(08:01):

Yeah. So the guy who was the general counsel for McDonald's was on our board of directors, and he is the guy that went to Ray Crock early on and convinced him to own real estate because it was a way to have better control over franchisees. It was not really viewed to be an investment at the time. It was a way to sort of muscle the franchisees if he needed to do it. And this was, you have to remember, it was a rough and tumble world back then, and it eventually has become basically the backbone of McDonald's. They're one of the world's largest real estate companies.

(08:31):

Yeah, absolutely. And a lot of people don't realize that. Funny you mentioned that. I know we gotta hit a break here Chris, but for anyone out there, if you're an entrepreneur, if you have not seen the movie The Founder, you gotta watch it. It's about the McDonald's story and specifically Ray Crock. And it's probably not what you think about Ray Crock. I'll just say that much. We're gonna hit a break here. We're gonna come back after the break. We'll give the Mr. Biz tip of the week. We'll continue talking with Chris Volk, and you can find out more at his website, thevalueequation.com.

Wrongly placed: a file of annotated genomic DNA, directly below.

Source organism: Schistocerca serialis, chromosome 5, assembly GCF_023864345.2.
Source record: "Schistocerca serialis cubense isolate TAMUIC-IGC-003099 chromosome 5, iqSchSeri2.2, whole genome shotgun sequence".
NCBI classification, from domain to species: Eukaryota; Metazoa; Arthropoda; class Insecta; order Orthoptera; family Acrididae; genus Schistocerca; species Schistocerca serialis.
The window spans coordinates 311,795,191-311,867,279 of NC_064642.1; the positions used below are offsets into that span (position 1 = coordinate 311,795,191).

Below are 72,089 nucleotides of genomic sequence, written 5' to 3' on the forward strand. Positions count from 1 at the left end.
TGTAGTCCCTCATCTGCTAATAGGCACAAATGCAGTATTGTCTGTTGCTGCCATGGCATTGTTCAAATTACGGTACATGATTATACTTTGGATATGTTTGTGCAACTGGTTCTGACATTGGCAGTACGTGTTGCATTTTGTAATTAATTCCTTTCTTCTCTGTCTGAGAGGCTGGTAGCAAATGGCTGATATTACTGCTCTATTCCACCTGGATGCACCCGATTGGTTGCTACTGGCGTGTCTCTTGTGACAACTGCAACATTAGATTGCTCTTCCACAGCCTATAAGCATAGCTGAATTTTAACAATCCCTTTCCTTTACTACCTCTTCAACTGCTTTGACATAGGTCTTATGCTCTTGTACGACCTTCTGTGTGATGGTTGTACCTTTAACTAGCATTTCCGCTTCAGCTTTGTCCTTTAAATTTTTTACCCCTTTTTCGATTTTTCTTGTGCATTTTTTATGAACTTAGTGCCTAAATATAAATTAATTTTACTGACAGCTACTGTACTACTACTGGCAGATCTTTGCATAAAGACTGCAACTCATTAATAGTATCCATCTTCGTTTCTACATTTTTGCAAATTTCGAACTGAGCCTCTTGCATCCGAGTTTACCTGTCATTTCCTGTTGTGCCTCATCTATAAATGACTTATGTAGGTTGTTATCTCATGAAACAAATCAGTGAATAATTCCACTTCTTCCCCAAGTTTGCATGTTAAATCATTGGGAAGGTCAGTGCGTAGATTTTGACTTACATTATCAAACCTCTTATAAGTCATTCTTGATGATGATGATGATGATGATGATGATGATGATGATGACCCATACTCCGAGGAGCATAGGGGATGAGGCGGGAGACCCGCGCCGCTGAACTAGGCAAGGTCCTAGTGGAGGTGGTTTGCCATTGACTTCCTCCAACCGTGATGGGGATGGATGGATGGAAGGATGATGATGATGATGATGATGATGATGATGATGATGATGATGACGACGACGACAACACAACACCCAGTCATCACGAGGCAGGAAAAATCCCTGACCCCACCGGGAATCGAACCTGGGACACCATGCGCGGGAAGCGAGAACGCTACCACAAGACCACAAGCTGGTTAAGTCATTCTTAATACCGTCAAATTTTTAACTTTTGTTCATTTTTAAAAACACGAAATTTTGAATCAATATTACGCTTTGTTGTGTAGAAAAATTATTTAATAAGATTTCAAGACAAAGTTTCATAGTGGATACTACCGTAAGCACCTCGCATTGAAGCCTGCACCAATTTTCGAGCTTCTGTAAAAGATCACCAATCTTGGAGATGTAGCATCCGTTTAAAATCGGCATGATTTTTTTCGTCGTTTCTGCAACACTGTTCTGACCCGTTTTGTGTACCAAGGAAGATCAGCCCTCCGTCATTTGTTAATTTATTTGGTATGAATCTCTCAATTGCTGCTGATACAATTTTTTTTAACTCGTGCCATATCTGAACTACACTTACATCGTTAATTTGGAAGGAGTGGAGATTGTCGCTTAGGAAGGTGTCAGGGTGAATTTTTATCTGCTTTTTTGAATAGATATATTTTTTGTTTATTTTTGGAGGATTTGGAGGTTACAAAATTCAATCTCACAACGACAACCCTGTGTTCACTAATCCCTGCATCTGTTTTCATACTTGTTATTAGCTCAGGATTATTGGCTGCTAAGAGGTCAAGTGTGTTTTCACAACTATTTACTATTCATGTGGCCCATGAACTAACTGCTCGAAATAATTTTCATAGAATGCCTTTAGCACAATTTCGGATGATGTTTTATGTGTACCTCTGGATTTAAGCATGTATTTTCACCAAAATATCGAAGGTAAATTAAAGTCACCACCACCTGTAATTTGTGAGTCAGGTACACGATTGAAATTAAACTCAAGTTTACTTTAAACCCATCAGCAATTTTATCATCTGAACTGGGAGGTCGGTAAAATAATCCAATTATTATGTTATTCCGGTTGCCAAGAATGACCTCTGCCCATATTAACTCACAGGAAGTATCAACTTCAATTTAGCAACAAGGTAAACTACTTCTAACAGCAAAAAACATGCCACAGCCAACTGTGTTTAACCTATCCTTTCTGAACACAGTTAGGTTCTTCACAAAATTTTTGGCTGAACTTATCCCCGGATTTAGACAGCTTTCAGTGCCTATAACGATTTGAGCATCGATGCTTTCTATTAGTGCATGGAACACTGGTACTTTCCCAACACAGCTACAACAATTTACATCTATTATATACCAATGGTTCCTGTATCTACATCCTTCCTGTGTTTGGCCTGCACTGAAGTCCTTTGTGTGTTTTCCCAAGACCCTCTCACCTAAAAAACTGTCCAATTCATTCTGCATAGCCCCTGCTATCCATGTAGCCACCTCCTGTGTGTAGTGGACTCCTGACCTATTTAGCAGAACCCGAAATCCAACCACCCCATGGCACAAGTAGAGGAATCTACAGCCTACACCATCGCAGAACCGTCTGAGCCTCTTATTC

(09:01):

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(10:10):

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(10:22):

All right,

(10:22):

Welcome back to Mr. Biz Radio. And as we always do at the top second segment, it is time for the Mr. Biz tip of the week. This week's tip is actually a quote from someone that's it's kind of a, a friend slash mentor to me. Mr. Brandon Dawson, for those of you are loyal listeners or viewers of the show you've heard me mention Brandon many times before. He's a, a business partner with Grant Cardone, et cetera. And ironically enough, they have some real estate hoardings as well with with Cardone Capital. But his quote is, and I I find this pretty amazing quote. It's one of those things that you gotta kind of digest it a little bit and think about it. But his quote is, what you think is what you say, what you say is what you do and what you do becomes your legacy.